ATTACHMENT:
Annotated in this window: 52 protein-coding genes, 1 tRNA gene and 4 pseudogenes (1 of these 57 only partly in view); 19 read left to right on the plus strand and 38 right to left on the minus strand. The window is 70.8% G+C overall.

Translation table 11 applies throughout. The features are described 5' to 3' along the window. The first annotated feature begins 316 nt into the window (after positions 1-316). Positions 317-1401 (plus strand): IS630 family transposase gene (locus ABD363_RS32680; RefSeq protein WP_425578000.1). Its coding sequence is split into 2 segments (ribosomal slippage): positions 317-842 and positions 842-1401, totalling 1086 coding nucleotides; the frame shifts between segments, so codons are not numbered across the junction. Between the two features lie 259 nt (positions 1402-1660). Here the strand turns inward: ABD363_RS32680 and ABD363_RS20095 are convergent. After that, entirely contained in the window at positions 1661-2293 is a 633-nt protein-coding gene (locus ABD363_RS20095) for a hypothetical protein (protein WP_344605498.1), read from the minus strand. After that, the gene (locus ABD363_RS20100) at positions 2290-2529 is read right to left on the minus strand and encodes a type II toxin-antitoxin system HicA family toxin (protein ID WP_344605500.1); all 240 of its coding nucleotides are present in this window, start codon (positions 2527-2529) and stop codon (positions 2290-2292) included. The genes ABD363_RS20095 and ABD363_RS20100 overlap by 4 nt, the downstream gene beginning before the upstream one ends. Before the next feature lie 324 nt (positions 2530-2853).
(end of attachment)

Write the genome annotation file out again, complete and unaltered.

Annotated in this window: 52 protein-coding genes, 1 tRNA gene and 4 pseudogenes (1 of these 57 only partly in view); 19 read left to right on the plus strand and 38 right to left on the minus strand. The window is 70.8% G+C overall.

Translation table 11 applies throughout. The features are described 5' to 3' along the window. The first annotated feature begins 316 nt into the window (after positions 1-316). Positions 317-1401 (plus strand): IS630 family transposase gene (locus ABD363_RS32680; RefSeq protein WP_425578000.1). Its coding sequence is split into 2 segments (ribosomal slippage): positions 317-842 and positions 842-1401, totalling 1086 coding nucleotides; the frame shifts between segments, so codons are not numbered across the junction. Between the two features lie 259 nt (positions 1402-1660). Here the strand turns inward: ABD363_RS32680 and ABD363_RS20095 are convergent. After that, entirely contained in the window at positions 1661-2293 is a 633-nt protein-coding gene (locus ABD363_RS20095) for a hypothetical protein (protein WP_344605498.1), read from the minus strand. After that, the gene (locus ABD363_RS20100) at positions 2290-2529 is read right to left on the minus strand and encodes a type II toxin-antitoxin system HicA family toxin (protein ID WP_344605500.1); all 240 of its coding nucleotides are present in this window, start codon (positions 2527-2529) and stop codon (positions 2290-2292) included. The genes ABD363_RS20095 and ABD363_RS20100 overlap by 4 nt, the downstream gene beginning before the upstream one ends. Before the next feature lie 324 nt (positions 2530-2853).